The Red Sea
- Niamh O Riordan.
"All aboard the night train!" said our guide, George Gray. It was after dark and we were heading back to Dahab on the coast of Sinai after a night dive. Beneath the surface of the Red Sea, torches brought the reef to life for scuba divers and cast an eerie glow on the waves.
Looking at Dahab from the shore, it is an idyllic resort town, a paradise. Palm trees. Canopies. Azure waters. From the other side of town, it is bedouin through and through. Men in traditional dress pass the time on the footpath. Goat herds roam the parched streets. Camels live in tidy enclosures on either side when they are not ferrying tourists along the beachfront.
We promised ourselves a week of rest and recouperation after the months of preparation for All About Africa and Dahab was it. The town was originally a bedouin fishing village but most of the Egytpians we met were from elsewhere. Most had families at home and travelled to them when they could. Once again, the friendliness of the people here could not be faulted. We were taught arabic over dinner by the waiters and discussed Egyptian politics and culture with the hostel management.
The Red Sea is a gulf or basin of the Indian Ocean between Africa and Asia. In the north is the Sinai Peninsula, the Gulf of Aqaba and the Gulf of Suez (leading to the Suez Canal). It was called the "Arabian Gulf" up to the 20th century. Some say the name "Red Sea" signifies the seasonal blooms of red-coloured cyanobacteria Trichodesmium erythraeum near the water surface. Others suggest that it refers to the mineral-rich red mountains nearby. The name could also be a mistranslation of what should have been the Reed Sea. The sea is the habitat of over 1000 invertebrate species (without spines) and 200 soft and hard corals. From the earliest recorded history, the red sea has been a trade route and with the emergence of Islam in the sixth century, it became even more important as millions of pilgrims crossed it on their journey to Mecca.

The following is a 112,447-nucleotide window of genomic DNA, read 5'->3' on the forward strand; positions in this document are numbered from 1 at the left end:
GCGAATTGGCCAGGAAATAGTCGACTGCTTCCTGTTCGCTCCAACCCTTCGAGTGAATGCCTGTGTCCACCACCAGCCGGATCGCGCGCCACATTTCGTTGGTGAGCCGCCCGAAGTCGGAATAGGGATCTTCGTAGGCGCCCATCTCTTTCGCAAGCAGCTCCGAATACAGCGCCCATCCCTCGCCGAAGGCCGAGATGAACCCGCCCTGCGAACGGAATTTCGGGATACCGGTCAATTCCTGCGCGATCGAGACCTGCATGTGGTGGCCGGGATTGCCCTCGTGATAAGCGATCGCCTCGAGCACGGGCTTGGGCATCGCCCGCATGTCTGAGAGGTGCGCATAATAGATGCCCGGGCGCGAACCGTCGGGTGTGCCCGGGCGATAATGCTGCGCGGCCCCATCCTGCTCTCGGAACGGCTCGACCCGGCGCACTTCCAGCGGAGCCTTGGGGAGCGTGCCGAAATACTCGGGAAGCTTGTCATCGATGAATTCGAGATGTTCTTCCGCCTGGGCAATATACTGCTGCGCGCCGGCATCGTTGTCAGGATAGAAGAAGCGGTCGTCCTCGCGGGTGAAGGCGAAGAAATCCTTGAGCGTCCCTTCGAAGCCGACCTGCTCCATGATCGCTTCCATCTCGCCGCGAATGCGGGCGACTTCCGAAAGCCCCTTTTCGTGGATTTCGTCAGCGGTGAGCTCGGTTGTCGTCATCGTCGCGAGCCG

At every dive site, large signs warned divers to treat the reef with respect. Corals are animal rather than plant and are major contributors to the physical structure of coral reefs that develop only in tropical and subtropical waters. Coral is sensitive to environmental changes and is generally protected by environmental laws. A coral reef can easily be swamped in algae if there is too much nitrogen in the water. Coral will also die if the water temperature changes by more than a couple of degrees beyond its normal range or if the water salinity drops. A combination of temperature changes, pollution, and overuse has led to the destruction of many coral reefs around the world.
As divers, our actions would have serious consequences for the coral reef and the aquatic life we encountered. Corals grow approximately one inch per year so the slightest contact with the corals would do enormous damage. We have an enormous responsibility as stewards of our planet to care for and maintain it. George's attitude was admirable. He would not touch anything, would not interfere with anything and kept a careful eye on us in our underwater clumsiness so that we did not endanger the reef. Not all instructors would be so responsible. He instructed us to "...take only pictures and leave only bubbles".
Our most interesting dive was called a 'naturalist' dive. We were taught to recognise the types of plant and animal life we saw and were introduced to symbiotic relationships in the reef. We identified types of coral based on their appearance: brain coral, finger coral, trumpet coral. We identified different types of sea urchins and fish. Our favourites were anemonefish or clownfish, affectionately referred to as 'Nemos' by George. These fish exist in a symbiotic relationship (one of mutual benefit and dependence) with the anemone. The activity of the fish, immune to the stinging tentacles of the anemone, living within the safety of the coral attracts prey for the anemone itself.